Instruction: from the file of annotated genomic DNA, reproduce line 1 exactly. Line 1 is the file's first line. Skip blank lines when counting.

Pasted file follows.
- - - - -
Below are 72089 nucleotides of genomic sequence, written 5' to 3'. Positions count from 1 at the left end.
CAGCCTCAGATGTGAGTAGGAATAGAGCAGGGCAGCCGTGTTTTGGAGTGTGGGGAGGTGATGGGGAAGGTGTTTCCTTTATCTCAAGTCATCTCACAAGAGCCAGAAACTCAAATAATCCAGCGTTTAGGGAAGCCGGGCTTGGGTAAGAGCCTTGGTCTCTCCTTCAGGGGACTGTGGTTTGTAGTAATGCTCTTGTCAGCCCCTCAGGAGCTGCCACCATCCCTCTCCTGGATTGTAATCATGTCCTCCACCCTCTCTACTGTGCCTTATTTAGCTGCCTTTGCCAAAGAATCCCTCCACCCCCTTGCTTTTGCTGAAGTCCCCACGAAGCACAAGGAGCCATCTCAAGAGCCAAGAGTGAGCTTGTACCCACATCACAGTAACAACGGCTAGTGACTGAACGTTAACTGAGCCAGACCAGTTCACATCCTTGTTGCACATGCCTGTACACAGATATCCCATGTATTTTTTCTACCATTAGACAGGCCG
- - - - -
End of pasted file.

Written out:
Below are 72089 nucleotides of genomic sequence, written 5' to 3'. Positions count from 1 at the left end.